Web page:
Sunday, January 29, 2012

Inferencing in First Grade

The past couple weeks we have been learning about making inferences.  I introduced the concept and we talked all about what it meant.  Then we practiced by playing an inferencing game.  I gave some clues and the kids had to try and figure out what it could possibly mean... like "you are sitting at your desk doing work and suddenly you hear a loud ear-piercing noise.  We all get up and leave."  The kiddos guessed all kinda of things like the bell to go home to a fire drill.  The next one was kind of funny, "your dad stomps in the living room, frowns at you and turns off the TV".  The kids came up with all kinds of answers for that one.  The book this came from was The Cafe.

After going through the main lesson, I went to the famous books about David to help us inference.  We used No David by David Shannon.  This was a neat lesson and the kids did very well.  I began by reading the book itself and discussing page by page what the kids thought.  Then we went and charted it all on chart paper.  I think they now know what it means to inference and hopefully they can do it independently when they are reading books.

Please excuse my horrendous drawing.  I tried my best... as I ask of the students all the time. 

Friday, January 27, 2012

100th Day of School

This past Tuesday was our 100th Day of School.  I actually had to miss it all because my youngest was home sick.  I always feel torn when it comes to my babies at home and my kids at school.  I have a responsibility to both but I know my responsibility to my babies at home is far more greater.  I do the best I can when I plan for what to teach and I know my teacher assistant partner is the best there is so the kids are always in good hands.

So for the 100th Day, I had planned the day out and it all went on without me.  When the kiddos first came in they were going to make some crazy 100th day headbands... they turned out to look pretty cool.  Our IT person at school was teasing me that the FBI was going to show up because I was printing out counterfeit hundred dollar bills.  :)  They pasted a hundred on their headband, then added ten crazy strips and added ten things to each strip whether it be stickers or drawings.

The next activity they worked on in class was a bucket list of what they want to do before 100 years old.  Now these are the cutest things I have seen in a LONG time if I do say so myself.  This idea came from Pinterest.  It was a bit hard for some of them to come up with ten things though.  We'll have to think of how to revamp this for next year.   But here they are... and I think I look pretty dang good for 100 year old.  ;)

There were a couple at home projects for them to work on also since there is not a whole lot of time IN school (at least for first grade) to hold centers revolving around the 100th Day like I used to do in preschool or Kindergarten.  So at home I had them make a collection of 100 items to bring in to share.  We also decided to make our 100th Day part of a service project.  Each student from my class brought in cans of food (other classrooms on my grade level did this as well so we could reach 100 cans) and we are going to donate to our local food pantry. 

This child used CHOCOLATE covered raisins for his collection.  I sure hope he asked his momma for permission!  That's chocolate abuse in  my book.  :)

My class brought in approximately 45 cans... they are so thoughtful.

I also have a song I do each year that is sung to the tune of "Jingle Bells" but I did not get to share it this year.  But I wanted to show you all out there.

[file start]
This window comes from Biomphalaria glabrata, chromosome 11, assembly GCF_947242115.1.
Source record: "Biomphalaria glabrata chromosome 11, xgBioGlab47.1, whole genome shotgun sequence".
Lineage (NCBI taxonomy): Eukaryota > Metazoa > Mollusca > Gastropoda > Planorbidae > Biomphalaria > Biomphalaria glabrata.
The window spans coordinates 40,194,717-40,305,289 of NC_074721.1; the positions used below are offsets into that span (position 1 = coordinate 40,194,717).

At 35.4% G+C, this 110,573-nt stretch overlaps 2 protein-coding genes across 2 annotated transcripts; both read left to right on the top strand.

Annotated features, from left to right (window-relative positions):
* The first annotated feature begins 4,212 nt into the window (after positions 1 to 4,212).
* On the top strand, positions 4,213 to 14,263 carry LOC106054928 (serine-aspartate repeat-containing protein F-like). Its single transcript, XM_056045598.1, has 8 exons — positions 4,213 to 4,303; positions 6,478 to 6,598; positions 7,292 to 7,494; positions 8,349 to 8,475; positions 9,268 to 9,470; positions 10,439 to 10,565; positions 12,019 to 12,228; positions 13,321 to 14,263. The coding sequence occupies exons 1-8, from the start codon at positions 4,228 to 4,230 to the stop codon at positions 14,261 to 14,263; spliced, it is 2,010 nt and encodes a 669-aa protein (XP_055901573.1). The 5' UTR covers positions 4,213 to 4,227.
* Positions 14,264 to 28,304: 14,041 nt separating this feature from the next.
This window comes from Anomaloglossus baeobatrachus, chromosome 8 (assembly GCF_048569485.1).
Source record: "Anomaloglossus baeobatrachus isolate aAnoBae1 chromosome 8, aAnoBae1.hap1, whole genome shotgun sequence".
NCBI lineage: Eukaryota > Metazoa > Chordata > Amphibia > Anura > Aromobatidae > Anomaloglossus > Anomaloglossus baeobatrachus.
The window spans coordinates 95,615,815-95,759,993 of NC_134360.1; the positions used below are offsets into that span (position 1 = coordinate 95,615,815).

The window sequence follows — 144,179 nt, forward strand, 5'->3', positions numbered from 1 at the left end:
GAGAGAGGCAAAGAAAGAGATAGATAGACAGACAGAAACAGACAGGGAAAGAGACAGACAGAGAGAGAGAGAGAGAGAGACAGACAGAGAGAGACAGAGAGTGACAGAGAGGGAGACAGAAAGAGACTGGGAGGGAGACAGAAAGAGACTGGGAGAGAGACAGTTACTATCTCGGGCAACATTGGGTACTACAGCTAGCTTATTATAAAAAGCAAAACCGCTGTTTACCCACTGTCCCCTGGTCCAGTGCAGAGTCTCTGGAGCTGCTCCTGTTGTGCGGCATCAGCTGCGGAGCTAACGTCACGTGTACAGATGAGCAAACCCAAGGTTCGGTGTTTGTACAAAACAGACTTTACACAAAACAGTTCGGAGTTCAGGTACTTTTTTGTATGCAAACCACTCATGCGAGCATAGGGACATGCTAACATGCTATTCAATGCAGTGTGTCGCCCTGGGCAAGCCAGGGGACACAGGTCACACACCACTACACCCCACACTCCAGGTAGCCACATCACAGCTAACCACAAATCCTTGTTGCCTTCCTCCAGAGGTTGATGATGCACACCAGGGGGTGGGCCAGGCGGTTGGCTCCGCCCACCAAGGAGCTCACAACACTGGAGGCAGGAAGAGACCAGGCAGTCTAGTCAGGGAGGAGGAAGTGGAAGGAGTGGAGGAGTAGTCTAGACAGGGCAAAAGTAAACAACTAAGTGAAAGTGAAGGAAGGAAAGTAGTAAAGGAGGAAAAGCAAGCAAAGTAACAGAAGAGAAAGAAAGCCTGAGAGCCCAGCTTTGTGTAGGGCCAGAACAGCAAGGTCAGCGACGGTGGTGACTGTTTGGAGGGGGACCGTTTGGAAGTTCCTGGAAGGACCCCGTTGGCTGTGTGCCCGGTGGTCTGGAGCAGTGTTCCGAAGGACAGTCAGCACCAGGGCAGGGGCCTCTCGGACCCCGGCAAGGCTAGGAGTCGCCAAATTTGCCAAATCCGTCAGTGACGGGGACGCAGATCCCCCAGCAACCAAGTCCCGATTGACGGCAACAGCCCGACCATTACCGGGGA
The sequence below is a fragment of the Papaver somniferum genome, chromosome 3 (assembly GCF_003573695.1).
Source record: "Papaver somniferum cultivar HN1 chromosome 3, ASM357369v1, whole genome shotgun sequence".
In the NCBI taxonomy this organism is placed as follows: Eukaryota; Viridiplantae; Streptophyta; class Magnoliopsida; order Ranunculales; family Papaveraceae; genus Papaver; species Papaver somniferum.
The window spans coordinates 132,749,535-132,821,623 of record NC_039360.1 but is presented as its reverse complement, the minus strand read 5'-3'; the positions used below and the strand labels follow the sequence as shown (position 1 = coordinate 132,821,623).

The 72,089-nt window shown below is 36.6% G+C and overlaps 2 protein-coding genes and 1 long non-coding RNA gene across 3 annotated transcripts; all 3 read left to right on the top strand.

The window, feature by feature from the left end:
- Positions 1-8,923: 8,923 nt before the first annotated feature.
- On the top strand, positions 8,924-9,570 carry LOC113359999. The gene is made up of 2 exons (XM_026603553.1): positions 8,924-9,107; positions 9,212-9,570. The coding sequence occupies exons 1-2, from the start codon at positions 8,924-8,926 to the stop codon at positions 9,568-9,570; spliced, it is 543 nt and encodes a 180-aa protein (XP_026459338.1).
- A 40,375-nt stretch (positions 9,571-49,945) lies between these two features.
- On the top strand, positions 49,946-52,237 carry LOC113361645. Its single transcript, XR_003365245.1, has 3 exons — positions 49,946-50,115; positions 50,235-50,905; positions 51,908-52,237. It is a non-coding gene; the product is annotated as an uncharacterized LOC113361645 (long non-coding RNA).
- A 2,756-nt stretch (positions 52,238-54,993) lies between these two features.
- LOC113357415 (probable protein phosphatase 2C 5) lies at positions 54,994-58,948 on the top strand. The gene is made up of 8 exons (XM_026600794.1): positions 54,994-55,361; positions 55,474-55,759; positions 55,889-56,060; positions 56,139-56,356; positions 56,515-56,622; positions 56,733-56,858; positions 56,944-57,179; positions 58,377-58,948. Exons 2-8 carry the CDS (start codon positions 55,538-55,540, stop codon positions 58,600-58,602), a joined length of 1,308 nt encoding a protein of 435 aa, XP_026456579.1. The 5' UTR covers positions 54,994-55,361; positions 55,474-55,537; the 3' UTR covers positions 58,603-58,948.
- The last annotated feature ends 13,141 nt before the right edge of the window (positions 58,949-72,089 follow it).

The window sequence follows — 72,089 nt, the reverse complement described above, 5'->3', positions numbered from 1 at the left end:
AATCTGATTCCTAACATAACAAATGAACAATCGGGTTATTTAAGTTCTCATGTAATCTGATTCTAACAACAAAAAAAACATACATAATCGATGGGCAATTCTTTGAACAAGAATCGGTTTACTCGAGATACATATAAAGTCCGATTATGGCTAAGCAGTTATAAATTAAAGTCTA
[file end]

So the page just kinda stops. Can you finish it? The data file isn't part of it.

Monday, January 23, 2012

Winter Theme Part 2

Winter is one of my favorite seasons to teach in.  There are so many things to do in winter and you can easily mix it in with reading, writing, and math.  There is not a lot of time to do crafty/fun stuff all the time in first grade so I try to make activities the kids can do each week plus I have what is called Fun Friday.  If they get all of their tasks complete for the week then on Friday I cut my literacy block down to half the time and the rest we spend making crafty things.  This past week we made these snowy pictures.  The kiddos made a math story problem about snowflakes falling and once they solved it they had to make that many fingerprint snowflakes falling on their snowman.  LOVE these... and yet again it was an idea from Pinterest!  It was kind of funny though, we made the snowmen on Friday and hung them up right away.  Then I was hanging with the family on Saturday, on the way to the mall, and I was thinking about these snowmen.  Guess what?  I realized we forgot to put ARMS on the poor snowmen.  What snowman does not have stick arms?!  Not ours... so this morning  when I got to school, I ran into the hallway and drew on all the arms. 

Another thing we worked on the past couple weeks has been descriptive words.  I have a poem about mittens I share with the class each year and we then make winter descriptive words with them.  I asked them what words would describe winter and the kids really do come up with good words... like cozy, chilly, crunchy, and frigid (WOW!). 

I took advantage of our mitten and descriptive word theme we had going on and rolled it into a writing and math activity.  The kids had to pretend they lost their mittens and describe them using math words (color words, patterns, position words).  These also turned out super cute!

Thursday, January 19, 2012

Lesson Plans

I have been at this for close to eleven years and each year I spend crazy amounts of time trying to discover different formats and way to do lesson plans.  I have tried to do strictly computerized formats and I just do not have the time to sit at the computer to do all of it.  I like to have the control of changing things when I need it.  As we all know, sometimes teachable moments show up and you have to go with it even if it is not on the lesson plan.  I have to say that last year I found a format and I am STICKING TO IT!  I really like it.  It's partly typed and partly hand written.  We constantly have schedule changes in year round school, so this format is great to use for handing in to the office as well as using for a substitute.  It lays out all of the parts of the day with details and then I can hand write specific lessons for the day and change it if I need to.  I love it!